Are we losing the genetic diversity of our crops?
As a student of Biotechnology in the years, 1986-88 at the M. S University, Baroda and I remember being wide-eyed and awe-struck when we studied how genes could be manipulated, cut, spliced, cloned to achieve the desired result. It was around that time that the genes encoding toxin crystals from Bacillus thuringiensis were cloned or introduced into cotton to produce insect resistant ‘transgenic’ varieties of cotton. The idea was to give a farmer, cotton crop that would not need any pesticides, which meant that the crop would be resistant to pests. Quite a romantic idea for a farmer whose livelihood depended on this cash crop. In the Indian story, the American agricultural company, Monsanto and its Indian partner Mahyco introduced these seeds in India in 2002. However, this story has had its share of drama and has been marred by ugly controversies.
The state of Maharashtra has the largest area under cotton cultivation in India and lakhs of farmers depend on the success of this cash crop. But as recent as 2018, reports have come in that the pink bollworm has become resistant to the genetically modified cotton and farmers have faced unprecedented losses. So is the use of Bt cotton sustainable – considering that it accounts for 90 percent of all cotton grown in the country? To me, what is more worrisome is the loss of genetic diversity or genetic capital that comes with propagating one type of crop – especially with regards to food crops.
That is why a reading of the book ‘Stolen Harvest’ may be necessary to see things in perspective. This book was published eighteen years ago, but the time that has elapsed has not diluted its relevance. Vandana Shiva, the firebrand activist and founder of Navadanya – a native seed savers movement in India, has been relentlessly campaigning against genetically modified organisms and crops. Shiva, an erstwhile physicist, was also the winner of the 1993 Right Livelihood Award.
Stolen Harvest explains why she feels that India must resist global agribusiness companies like Monsanto and Cargill. Through the seven chapters of the book, Stolen Harvest, she touches upon the most basic needs of humankind, which is food and its production. Emphasising on the positive nature of ancient Indian traditions, Shiva says that the worldview of women in India was a worldview of abundance, which left food for ants at their doorstep when they created art in the form of rangoli and wove beautiful designs of paddy so that birds could feed on them. In direct contrast to this philosophy, was the worldview of scarcity, brought to us by global corporations like Cargill and Monsanto, which saw nature’s web of life and cycles of renewal as ‘theft’ of their property.
The completion of the Uruguay Round of General Agreement on Tariffs and Trade (GATT) in 1994 and the establishment of the World Trade Organisation (WTO) have further legalised these thefts from nature and people. Shiva compares these free trade treaties to the British colonialism, which had led to the Bengal famine of 1943. At that time, most of the food was extracted from the peasants under an unfair tax collection scheme to feed the British Military.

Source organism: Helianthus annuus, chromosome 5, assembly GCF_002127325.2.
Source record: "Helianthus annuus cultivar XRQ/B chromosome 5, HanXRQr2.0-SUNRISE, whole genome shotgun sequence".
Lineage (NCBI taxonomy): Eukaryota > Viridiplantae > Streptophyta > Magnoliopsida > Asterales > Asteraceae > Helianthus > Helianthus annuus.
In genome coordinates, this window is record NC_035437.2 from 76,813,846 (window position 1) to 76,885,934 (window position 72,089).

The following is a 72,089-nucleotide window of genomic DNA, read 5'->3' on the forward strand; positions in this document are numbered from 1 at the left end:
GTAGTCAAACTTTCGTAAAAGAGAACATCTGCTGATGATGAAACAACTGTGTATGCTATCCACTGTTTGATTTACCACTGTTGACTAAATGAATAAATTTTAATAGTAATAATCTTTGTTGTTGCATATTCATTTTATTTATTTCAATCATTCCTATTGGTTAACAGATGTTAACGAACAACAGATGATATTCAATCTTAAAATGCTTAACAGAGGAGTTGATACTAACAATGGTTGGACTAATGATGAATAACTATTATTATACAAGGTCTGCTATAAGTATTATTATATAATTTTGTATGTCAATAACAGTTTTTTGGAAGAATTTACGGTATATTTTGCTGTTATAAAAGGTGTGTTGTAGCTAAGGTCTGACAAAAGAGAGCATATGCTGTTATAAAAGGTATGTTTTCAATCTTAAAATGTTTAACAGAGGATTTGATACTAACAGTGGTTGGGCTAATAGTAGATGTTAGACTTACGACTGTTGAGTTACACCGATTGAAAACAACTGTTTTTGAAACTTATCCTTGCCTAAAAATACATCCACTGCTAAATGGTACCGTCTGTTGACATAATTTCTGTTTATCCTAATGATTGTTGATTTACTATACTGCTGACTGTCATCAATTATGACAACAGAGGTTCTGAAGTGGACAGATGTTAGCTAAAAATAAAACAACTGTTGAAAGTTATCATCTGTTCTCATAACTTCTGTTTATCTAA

Elaborating on these thoughts, Shiva gives case studies from India. One case study, which is a revelation, is the introduction of soybean into India. Most communities in India use mustard oil as the medium of cooking. Besides being an edible oil, mustard has several therapeutic uses, which are used in the indigenous systems. It may be recalled that soon after the introduction of free trade, Delhi witnessed a mysterious tragedy when mustard oil was found to be contaminated with seeds of a weed called Argemone mexicana. Consumption of this adulterated oil led to dropsy, a condition that affects multiple systems and organs. The outcome of the tragedy resulted in the government banning the sale of all edible oils, which were unpackaged. This resulted in releasing edible oil in the market that was industrially produced. This firmly spelt the death knell for all household and community-level processing of edible oils. Moreover, local processing of oil also became a criminal act. Around the same time, the soybean lobby promoted itself and the US Soybean Association aggressively pushed its case for exporting its soybean to India. Shiva asks the reader the question, “Will the future of India’s edible oil culture be based on mustard and other edible oilseeds, or will it become part of the globalised monoculture of soybean, with its associated but hidden food hazards?”
Other chapters deal with equally appalling case studies of large-scale industrialised the larger democracy of life, based on the Earth democracy or ‘vasudhaiva kutumbakum’ (which means that the entire world is one family) that will provide resistance against the ‘brute power’ of the ‘life sciences’ industry. Shiva urges us to reclaim our food democracy by saying, “The time has come to reclaim the stolen harvest and celebrate the growing and giving of good food as the highest gift and the most revolutionary act.”
Is it hysteria or a justified war cry is left entirely to the reader’s judgement.
Note: The original book review written by me was first published in the magazine ‘Life Positive‘.